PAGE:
Here are the top 10 developments in this big story:
The Karnataka government has written to Jharkhand, Bihar, Uttar Pradesh, Manipur, Tripura, West Bengal, Madhya Pradesh, Rajasthan and Odisha, conveying its decision and seeking their consent for receiving the workers, sources said.
Officials said two trains a day will be run to the states till May 15, transporting the thousands of migrant workers stranded in Bengaluru and other districts due to the COVID-19 lockdown. One train a day will run to the northeastern states of Manipur and Tripura.
On Wednesday, the Karnataka government had written to the railways, asking it to cancel the remaining of the 10 trains that were to run through the week. Eight special trains had ferried migrant labourers to their home states before the cancellation.
Chief Minister BS Yeddiyurappa underscored that many of the migrants had already left the state and those who were remained were needed. "We have sent around one lakh people in 3,500 buses and trains back to their home towns. I have also appealed to migrant workers to stay as the construction work has resumed now," the Chief Minister told reporters.
The government had also announced a Rs 1,600 crore relief package for those in distress because of the lockdown This included "registered" workers for its booming construction business, especially in state capital Bengaluru. The list, however, includes local workers as well.
Other BJP leaders said the move would help restore the state's economy. "Stoppage of inter-state trains by Sri @BSYBJP is a bold and necessary move. It will help migrant labourers who came here with hopes of a better life to restart their dreams. Also, it will kickstart economic activities full throttle. Karnataka will emerge out of this stronger!" tweeted Bengaluru BJP MP Tejasvi Surya.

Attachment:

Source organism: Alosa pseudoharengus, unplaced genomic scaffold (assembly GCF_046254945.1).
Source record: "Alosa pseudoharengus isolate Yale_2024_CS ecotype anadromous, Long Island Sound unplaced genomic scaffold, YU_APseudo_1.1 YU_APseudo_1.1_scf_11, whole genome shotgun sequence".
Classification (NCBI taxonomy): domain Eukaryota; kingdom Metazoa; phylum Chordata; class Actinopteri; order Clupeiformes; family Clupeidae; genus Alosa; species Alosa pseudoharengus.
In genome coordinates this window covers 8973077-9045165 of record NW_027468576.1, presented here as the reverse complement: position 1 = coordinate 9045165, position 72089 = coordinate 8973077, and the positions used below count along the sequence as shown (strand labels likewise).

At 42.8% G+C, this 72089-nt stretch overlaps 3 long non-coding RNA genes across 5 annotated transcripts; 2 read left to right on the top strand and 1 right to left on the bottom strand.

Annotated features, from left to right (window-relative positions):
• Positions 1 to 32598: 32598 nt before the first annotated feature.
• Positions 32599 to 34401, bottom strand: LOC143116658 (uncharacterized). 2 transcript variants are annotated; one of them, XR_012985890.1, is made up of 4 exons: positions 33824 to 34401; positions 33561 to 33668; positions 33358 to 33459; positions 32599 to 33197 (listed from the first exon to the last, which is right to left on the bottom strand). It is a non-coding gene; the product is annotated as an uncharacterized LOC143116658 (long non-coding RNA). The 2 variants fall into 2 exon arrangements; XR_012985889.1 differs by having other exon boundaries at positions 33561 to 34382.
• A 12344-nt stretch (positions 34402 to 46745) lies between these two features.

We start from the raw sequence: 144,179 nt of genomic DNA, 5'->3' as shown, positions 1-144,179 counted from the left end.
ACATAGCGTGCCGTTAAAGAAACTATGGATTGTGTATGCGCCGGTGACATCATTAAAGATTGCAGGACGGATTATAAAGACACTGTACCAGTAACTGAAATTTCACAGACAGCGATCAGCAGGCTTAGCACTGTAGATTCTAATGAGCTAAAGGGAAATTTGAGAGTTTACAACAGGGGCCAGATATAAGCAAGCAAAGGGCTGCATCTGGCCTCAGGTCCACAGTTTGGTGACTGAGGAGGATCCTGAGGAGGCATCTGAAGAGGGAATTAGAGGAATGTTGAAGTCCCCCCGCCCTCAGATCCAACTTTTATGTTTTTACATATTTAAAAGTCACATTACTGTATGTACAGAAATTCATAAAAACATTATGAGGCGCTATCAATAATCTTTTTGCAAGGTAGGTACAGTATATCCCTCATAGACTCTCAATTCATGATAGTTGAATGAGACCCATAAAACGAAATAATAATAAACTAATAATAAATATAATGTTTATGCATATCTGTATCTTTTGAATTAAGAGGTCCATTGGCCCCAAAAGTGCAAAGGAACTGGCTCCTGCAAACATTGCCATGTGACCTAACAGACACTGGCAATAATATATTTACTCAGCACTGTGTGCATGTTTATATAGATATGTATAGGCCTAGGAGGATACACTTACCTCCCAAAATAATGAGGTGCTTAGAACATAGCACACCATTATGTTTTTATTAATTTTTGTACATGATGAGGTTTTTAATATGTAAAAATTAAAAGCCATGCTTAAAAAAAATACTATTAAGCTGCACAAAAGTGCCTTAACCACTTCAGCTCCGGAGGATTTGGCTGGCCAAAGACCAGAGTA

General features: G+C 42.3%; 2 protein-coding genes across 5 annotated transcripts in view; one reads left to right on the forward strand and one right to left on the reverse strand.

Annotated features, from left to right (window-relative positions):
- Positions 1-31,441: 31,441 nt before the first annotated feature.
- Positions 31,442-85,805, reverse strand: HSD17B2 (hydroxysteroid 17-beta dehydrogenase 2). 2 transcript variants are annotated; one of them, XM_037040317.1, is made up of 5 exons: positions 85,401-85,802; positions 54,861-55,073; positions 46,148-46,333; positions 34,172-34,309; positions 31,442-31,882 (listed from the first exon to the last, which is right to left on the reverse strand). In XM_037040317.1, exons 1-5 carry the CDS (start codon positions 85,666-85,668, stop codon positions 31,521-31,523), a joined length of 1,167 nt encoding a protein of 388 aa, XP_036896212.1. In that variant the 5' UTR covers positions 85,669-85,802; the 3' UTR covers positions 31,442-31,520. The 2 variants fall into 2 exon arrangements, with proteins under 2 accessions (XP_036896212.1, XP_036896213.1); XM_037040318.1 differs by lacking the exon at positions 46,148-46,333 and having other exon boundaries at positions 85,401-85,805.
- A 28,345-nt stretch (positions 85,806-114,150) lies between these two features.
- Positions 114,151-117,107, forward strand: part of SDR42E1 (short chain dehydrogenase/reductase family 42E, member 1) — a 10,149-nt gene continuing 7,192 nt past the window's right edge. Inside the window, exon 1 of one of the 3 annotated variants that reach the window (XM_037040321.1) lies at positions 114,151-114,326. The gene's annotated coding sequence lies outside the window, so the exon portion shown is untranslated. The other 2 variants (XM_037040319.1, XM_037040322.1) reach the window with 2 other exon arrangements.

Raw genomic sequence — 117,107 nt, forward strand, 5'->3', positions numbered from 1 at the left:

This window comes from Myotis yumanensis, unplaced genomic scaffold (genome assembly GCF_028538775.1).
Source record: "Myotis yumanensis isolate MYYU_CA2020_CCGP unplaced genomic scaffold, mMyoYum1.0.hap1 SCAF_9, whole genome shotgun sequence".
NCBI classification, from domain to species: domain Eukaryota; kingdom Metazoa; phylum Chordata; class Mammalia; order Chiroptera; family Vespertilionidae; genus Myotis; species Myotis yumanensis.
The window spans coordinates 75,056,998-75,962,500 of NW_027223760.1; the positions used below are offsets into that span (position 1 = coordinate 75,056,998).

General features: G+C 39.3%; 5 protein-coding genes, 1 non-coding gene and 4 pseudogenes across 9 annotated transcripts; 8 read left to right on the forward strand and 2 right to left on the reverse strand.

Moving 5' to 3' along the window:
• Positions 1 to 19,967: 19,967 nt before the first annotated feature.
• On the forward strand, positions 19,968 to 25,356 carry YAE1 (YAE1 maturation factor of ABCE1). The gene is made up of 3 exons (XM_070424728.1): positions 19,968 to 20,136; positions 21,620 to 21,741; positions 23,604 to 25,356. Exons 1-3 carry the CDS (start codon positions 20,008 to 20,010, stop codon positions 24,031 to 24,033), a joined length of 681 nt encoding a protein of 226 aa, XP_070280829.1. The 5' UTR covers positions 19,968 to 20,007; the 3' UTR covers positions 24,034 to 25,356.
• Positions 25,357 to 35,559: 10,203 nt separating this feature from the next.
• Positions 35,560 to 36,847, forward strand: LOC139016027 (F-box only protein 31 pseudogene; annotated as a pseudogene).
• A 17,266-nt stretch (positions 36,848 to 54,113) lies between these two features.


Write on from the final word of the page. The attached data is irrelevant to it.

At a migrant settlement in Bengaluru, people said all they wanted now was to go back home. "Our parents are there. Our children are there," was the refrain. The cancellation of trains, many of them told NDTV, has left them "mentally disturbed".
Demanding that they be sent home, a section of migrant labourers from Uttar Pradesh, Bihar, Odisha and West Bengal had created a ruckus in the city on May 4. They also allegedly roughed up some policemen.
Soon after, an avalanche of criticism started. Pointing out that the government's move will force migrants to stay in the state, Congress's Siddaramaiah tweeted: "The decision to go back or to stay back should be with the labourers & not with the government. Labourers are free to choose health or work. Who will take responsibility if something goes wrong? Are we still practicing bonded labour?"
Tagging the Chief Minister, historian Ramchandra Guha tweeted: "The Karnataka Government has been widely and rightly condemned for cancelling the trains that were to take workers home. I hope that good sense and humanity now prevails and the trains can be started again.